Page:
Despite the difficult working conditions, strict requirements from management and almost no free time, drivers are still an elite group inside Ukraine’s railway network and have the ability to influence management. But for a train to get outside the depot, the driver alone is not enough. This is the result of a big number of people – mechanics, machinists, shunting workers, station workers. And these people remain the invisible and the most undervalued workers on the railroad. Mechanics gets 3,500-4,600 hryvnya net pay (£100-£133). The nurse in the first-aid post gets 4,000. The duty officer at the station – 4,500. How can these people make their utilities payments on this money, one can only guess. As a result, there are almost no people brought up in Kyiv working in Darnytsa depot anymore.
But it is no easier for others. Every year there are fewer and fewer people ready to work for this money, and this directly affects the operation of the whole enterprise. According to Alexander Skiba, sections from Teterev to Svyatoshino or from Trypillya-Dnipro to Petro Krivonos severely lack shunting masters. To get a shunting master capable of forming a train, sometimes it is necessary to drive him down on a train, which, in turn, leads to downtime. And downtime equals money. “We had to spend two and a half hours on the section Fastov-Bela Tserkva, waiting for the shunting master to arrive from Fastov. One more train had to wait due to this. Imagine: the delay of two trains. This is huge money! And the shunting master gets 5,000-5,500 hryvnya a month. Give him 2,500-3,000 more, and the trains wouldn’t have to wait,” Alexander tells me.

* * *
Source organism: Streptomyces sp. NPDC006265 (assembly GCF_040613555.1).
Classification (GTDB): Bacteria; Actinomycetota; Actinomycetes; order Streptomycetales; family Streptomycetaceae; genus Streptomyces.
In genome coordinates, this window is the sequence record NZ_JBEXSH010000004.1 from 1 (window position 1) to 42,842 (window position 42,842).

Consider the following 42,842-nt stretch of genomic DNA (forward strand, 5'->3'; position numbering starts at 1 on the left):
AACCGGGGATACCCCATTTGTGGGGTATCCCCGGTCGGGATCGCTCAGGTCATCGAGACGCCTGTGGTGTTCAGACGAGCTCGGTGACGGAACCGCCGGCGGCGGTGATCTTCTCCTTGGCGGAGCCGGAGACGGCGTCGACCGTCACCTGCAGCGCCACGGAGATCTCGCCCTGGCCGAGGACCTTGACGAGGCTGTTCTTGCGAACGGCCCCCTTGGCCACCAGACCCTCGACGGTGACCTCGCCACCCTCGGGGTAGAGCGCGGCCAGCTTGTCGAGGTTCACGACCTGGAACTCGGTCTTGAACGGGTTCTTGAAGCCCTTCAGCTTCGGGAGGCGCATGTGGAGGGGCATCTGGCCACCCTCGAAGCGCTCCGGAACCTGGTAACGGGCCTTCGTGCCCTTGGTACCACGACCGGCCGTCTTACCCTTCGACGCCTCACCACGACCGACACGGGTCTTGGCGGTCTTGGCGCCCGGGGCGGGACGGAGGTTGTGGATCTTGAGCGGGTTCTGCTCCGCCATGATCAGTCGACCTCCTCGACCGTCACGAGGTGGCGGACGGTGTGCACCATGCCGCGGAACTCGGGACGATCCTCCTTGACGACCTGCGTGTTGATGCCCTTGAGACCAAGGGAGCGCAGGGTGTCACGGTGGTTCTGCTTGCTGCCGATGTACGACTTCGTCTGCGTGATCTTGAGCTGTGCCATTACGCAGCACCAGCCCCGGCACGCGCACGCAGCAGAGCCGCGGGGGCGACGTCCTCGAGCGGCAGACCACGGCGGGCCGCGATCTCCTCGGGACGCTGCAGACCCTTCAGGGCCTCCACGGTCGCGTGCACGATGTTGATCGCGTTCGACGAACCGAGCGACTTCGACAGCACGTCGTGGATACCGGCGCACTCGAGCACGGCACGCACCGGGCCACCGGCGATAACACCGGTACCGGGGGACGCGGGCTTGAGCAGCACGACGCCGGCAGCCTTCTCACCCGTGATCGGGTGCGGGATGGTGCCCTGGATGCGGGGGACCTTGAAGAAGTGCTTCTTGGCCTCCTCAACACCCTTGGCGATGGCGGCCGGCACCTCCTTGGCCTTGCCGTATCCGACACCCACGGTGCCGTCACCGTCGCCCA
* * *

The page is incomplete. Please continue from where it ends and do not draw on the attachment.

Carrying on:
Representatives of the trade union believe that the policy of making savings on workers affects the entire railway. Meeting the demands of the work-to-rule action would only increase the efficiency of the enterprise and reduce the cost of transportation.
Death as a means of saving money
Giving all their time to work on the railroad, drivers could, until recently, at least count on early retirement – at the age of 55. But after a 2016 reform, Ukraine’s Cabinet of Ministers has radically reduced the list of occupations with particularly harmful or difficult working conditions – the so-called “List No.1” and “List No.2” – and locomotive drivers were excluded from these lists.
This reform can definitely reduce the expenses of Ukraine’s Pension Fund – after all, according to my interlocutors, not everyone makes it 60. Dying a few years after retirement is common thing here. “Over the past week two people have died in Darnytsa. One was 51, the other - 55. It was his first year of retirement. And that happens every year: someone retires one year and dies the next. Imagine now what will happen if a locomotive driver dies during a job, and the young driver’s assistant doesn’t know anything? And you’re carrying up to 6,000 tonnes of phosphorus. What’s next? Catastrophe. And that’s an understatement.”
For railway workers, getting this profession back onto the preferential pensions list is a key requirements.
Trains are running, but negotiations aren’t